The Transition From Book and Page to Instrument Number: The Pros and Cons

by | Apr 17, 2024 | Uncategorized

Bridget M. Friedman had an article selected to be published in the Spring 2015 issue of ActionLine (Vol. XXXVI, No. 3), a publication of The Real Property Probate and Trust Law Section of the Florida Bar.

Recently, several Clerks of Court across Florida and across the nation have changed their registration systems for recording the Official Records, transitioning from the traditional Book and Page system to solely using Instrument Numbers. To understand this emerging trend, a historical review is insightful.

Originally, when the recording system began, the records consisted of 200 page leather bound books. Once page 200 was reached, a new higher book was used to record subsequent instruments. The books were limited to 200 pages because otherwise they would be too bulky to pull from the shelf. With the advent of microfilm around the 1950s, some counties discontinued the use of physical books and instruments were then placed onto film. Although microfilm could hold 2,000 pages, the traditional Book and Page numbering system was perpetuated. Once instruments were placed on film, the recording system went from a physical to a virtual recording system.

With each advance in technology, the recording system advanced as well. After microfiche, technology moved to digitizing documents, where Clerks were scanning documents to CDs and DVDs for future retrieval. CDs and DVDs hold thousands of documents, so a new book would seldom be needed. Some counties arbitrarily picked the number of pages for each book, even though CDs and DVDs could accommodate more pages. In spite of these technological advances, the recording industry kept with the historical practice of assigning Book and Page numbers to each recorded instrument.

Now with the advances in technology and with several Clerks converting their recording software to newer technology so that it will function with the latest operating systems, there is a move toward solely using Instrument Numbers as opposed to the historical Book and Page system. Florida Statutes do not mandate the Book and Page system, and therefore, Clerks are able to adopt new numbering systems with advances in technology. The use of an Instrument Number as opposed to a Book and Page number allows easier conversion to newer recording software because there are less data constraints with one number as opposed to two.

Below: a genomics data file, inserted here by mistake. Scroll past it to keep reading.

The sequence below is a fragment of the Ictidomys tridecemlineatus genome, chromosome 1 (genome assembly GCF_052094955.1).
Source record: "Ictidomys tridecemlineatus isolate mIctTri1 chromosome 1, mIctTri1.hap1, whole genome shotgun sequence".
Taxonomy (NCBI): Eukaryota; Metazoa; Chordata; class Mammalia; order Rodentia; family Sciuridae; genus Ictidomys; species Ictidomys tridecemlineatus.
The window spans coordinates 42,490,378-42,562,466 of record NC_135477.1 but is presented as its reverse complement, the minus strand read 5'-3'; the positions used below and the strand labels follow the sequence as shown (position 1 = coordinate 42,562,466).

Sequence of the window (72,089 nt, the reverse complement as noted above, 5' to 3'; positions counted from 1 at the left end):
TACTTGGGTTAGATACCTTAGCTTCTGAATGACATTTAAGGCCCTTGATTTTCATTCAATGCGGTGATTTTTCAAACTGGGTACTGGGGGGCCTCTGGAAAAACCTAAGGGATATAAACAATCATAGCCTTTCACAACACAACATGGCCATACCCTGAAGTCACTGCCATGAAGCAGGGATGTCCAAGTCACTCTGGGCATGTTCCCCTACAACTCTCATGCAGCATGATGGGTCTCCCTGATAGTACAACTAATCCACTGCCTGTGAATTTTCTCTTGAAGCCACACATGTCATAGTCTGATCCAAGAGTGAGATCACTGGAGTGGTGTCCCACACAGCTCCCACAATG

The former physical and space restrictions are absent with the arrival of larger storage capacities prevalent in present day cloud computing. Furthermore, the use of a single Instrument Number eliminates the need for the Clerk to add “A” after the recording information to a page that has been omitted during the recording process or where the wrong page is recorded with a document. Further, the Instrument Number system eliminates the need for designating a “page not used” where, after recording, it is discovered that a page should not have been recorded with a certain instrument. For clarification, under the Book and Page system, when the Clerk discovers that a recorded document is missing a page or includes an incorrect page, the Clerk corrects the recording by designating the missing page as “A” and noting a deleted page as “page not used”.

By contrast, under the Instrument Number system, each instrument is given a unique number and the pages of the document are identified as “Page 1 of 16, page 2 of 16, etc.” If an error is discovered during the Clerk’s quality control review, then the Instrument Number stays the same, and the number of pages is modified. In terms of speed of recording, using an Instrument Number allows for faster recording during the quality control process because the recording is based on a package of information versus individual pages where the recorder must verify each page.

However, there are some drawbacks to only using an Instrument Number. For example, if both a Book and Page number and Instrument Number are used, there are redundancies that would allow for cross-checking recording information. However, with only an Instrument Number, if there is a scrivener’s error in a related document, one would be relegated to using the name index to locate the document.

In addition, with a lengthy Instrument Number, the numbers could be easily transposed. However, when considering that some Books are five digits long, and the Pages four digits, the nine digit Instrument Number is no longer than what is used under the Book and Page system of recording.

Taken as a whole, it appears that the transition to the Instrument Number system has had a warm reception by both Clerks of Court and by the industry. Lee, Sarasota, and Broward are the known counties that have transitioned to solely using the Instrument Number system.

If you have any questions regarding the transition from Book and Page to Instrument Numbers, please feel free to contact Bridget M. Friedman at (407) 830-6331 or bfriedman@ff-attorneys.com.

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